24 Feb Navigating Paris with French Guidebooks
Navigating Paris by bus, metro and foot
by Contributor Margo Waite
Often I get calls from friends, or friends of friends, asking me about my travel experiences in Paris. They want to know what French guidebooks are the best, how to get around in the city of light, and what pre-trip reading they should do. While many Weekend in Paris readers are experienced travelers, I hope you find these suggestions of interest. And of course I’d love to hear your tricks that make your travel less stressful.
For exploring Paris, we use three (yes three) paperback books, since we are public transportation mavens. Although we walk an average of 12,000 steps a day while we’re there, we still need to take busses and le metro. These books make it possible for even someone with a smattering of French to explore Paris like a native.
LE BUS has maps of all 99 bus routes. Paris Zoom provides clear and detailed maps by arrondissement, indexed by street names. Paris, 3 Plans Par Arrondissement, shows street maps, bus stops and metro stations and has an index. It’s the one we carry at all times, but the others are helpful too in planning your day’s travel. With our books we navigate public transportation systems with a minimum of missteps and confusion.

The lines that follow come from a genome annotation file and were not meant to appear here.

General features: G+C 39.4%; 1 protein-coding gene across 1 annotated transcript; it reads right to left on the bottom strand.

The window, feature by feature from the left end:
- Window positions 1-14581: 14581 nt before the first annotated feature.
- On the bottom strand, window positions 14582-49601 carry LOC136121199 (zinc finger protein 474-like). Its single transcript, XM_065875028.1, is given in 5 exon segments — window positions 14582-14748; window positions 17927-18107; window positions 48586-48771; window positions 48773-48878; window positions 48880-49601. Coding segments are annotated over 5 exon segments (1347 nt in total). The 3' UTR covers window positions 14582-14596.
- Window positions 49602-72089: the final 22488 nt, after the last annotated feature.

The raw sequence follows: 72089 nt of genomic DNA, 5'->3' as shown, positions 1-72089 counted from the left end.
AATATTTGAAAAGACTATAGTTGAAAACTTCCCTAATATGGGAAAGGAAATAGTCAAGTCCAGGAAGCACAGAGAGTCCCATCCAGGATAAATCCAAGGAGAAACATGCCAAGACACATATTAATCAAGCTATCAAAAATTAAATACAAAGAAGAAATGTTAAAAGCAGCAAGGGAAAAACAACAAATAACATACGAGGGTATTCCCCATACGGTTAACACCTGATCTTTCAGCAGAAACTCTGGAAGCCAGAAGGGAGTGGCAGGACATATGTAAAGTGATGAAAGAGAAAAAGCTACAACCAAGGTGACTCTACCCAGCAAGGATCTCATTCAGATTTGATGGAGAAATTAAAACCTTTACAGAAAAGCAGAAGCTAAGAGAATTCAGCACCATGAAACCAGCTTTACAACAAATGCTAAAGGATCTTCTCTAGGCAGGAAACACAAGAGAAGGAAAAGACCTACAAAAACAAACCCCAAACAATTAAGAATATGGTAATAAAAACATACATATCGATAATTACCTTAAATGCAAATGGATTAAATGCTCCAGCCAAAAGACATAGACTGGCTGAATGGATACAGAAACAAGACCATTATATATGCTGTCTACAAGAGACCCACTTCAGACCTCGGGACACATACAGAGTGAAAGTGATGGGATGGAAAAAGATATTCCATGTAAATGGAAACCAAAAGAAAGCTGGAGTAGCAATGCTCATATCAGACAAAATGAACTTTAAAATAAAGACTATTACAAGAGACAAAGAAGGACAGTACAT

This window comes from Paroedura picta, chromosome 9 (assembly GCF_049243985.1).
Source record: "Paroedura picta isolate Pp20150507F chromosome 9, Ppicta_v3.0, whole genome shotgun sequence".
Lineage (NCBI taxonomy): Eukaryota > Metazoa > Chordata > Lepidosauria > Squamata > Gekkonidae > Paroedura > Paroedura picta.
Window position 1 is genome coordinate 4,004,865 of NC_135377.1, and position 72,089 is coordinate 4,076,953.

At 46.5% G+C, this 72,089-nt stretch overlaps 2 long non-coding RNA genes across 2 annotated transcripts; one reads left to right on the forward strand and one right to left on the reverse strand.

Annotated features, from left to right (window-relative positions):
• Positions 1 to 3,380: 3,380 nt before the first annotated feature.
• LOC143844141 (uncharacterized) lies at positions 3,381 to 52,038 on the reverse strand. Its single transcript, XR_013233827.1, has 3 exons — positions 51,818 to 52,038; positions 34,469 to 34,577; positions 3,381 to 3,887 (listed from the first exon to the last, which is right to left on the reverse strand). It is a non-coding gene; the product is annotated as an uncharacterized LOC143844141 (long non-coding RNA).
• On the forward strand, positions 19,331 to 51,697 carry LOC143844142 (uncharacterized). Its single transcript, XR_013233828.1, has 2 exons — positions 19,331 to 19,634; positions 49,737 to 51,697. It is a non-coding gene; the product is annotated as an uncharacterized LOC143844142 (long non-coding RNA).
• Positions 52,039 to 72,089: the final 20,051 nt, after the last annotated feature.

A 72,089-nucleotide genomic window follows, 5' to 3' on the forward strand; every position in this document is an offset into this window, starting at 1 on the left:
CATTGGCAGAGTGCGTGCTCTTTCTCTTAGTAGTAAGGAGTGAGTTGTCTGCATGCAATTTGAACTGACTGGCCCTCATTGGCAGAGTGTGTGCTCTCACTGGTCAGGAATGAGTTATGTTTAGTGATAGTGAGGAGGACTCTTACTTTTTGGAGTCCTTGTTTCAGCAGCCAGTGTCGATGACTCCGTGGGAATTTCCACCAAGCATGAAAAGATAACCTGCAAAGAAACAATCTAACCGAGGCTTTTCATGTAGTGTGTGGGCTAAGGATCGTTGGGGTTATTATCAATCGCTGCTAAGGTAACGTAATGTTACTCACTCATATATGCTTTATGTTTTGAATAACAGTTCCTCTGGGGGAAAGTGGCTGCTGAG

Other books are those that we read in the evening, as we relax and make plans for the next day. If you love the food and restaurants of Paris you’ll want Markets of Paris, by Dixon Long and Marjorie Williams, covering “food but also antiques, crafts, books and more…with restaurant recommendations”. Another indispensable volume is Clotilde Dusoulier’s Edible Adventures in Paris. Need I say more? And for touring museums, churches and monuments, I like that standby, DK’s Eyewitness Guide to Paris. Particularly good are their guided walks around Paris—always something new to discover here. And finally you may want to pick up the 0.50€ paperback L’officiel des spectacles at your local Parisian news agent. It’s published weekly and although it is in French you will find it easy enough to figure out the times and locations of theaters, festivals, cinema, activities for the young, concerts, museums and galleries and more.
And for reading on the plane, Paris Was Ours, by Penelope Rowlands, features 32 writers musing on their thoughts and discoveries in this most alluring city. My favorite line is from Diane Johnson. “You can almost tell how long an American…woman has been in Paris by whether she’s wearing a scarf, only the most obvious sign that cultural reprogramming has begun.”